Watch CBS News

Spotify is latest big tech company to slash jobs

Google slashes 12,000 jobs
Google slashes 12,000 jobs, as tech sector layoffs continue 02:49

Spotify said Monday it will lay off 6% of the music streaming company's workforce, making it the latest big technology company to announce a sizable reduction in payrolls as the U.S. economy slows.

Tech giants including Google-parent Alphabet, Amazon, Meta and Microsoft have moved to slash jobs in recent months ahead of a possible recession. In January alone, industry players have cut roughly 50,000 jobs, reversing a hiring spree that surged during the pandemic as millions of Americans moved their lives online. 

Spotify has roughly 9,800 workers, according to a regulatory filing, so the layoff will eliminate nearly 600 jobs.

"We still spend far too much time syncing on slightly different strategies, which slows us down," CEO Daniel Elk said in a note to employees posted on Spotify's website. "And in a challenging economic environment, efficiency takes on greater importance. So, in an effort to drive more efficiency, control costs and speed up decision-making, I have decided to restructure our organization."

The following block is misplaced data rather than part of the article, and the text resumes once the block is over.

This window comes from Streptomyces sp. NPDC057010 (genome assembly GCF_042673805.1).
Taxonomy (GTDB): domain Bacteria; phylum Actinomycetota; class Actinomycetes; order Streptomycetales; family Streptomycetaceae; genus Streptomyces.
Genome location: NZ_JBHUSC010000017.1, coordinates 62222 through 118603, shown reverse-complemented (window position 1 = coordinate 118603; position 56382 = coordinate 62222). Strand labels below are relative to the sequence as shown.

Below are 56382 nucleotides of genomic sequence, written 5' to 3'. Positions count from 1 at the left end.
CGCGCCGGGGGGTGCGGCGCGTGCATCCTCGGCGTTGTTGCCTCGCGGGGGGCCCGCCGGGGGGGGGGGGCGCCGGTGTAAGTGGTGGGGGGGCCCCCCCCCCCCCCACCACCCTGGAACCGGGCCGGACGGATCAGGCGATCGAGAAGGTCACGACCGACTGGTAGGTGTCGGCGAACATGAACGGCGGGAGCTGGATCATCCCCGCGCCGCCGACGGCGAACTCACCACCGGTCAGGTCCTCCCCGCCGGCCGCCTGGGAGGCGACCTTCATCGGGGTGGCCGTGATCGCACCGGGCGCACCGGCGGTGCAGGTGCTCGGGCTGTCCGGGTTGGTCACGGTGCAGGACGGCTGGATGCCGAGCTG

Dawn Ostroff, Spotify's chief content office, is also leaving the company as part of the shakeup, Elk said.

Ek said that all laid-off workers would find out Monday in "one-on-one conversations." Those affected will get an average of five months' severance pay and health coverage as well as two months' career support, according to the letter.

Based in Sweden, the streaming service has about 450 million monthly users, 195 million of whom pay for an ad-free service. It generated 9.6 billion euros in revenue ($10.4 billion) in 2021, the most recent full year available. But Spotify posted an operating loss for that year, as well as for the first nine months of 2022, as it invested heavily in expansion.

View CBS News In
CBS News App Open
Chrome Safari Continue
Be the first to know
Get browser notifications for breaking news, live events, and exclusive reporting.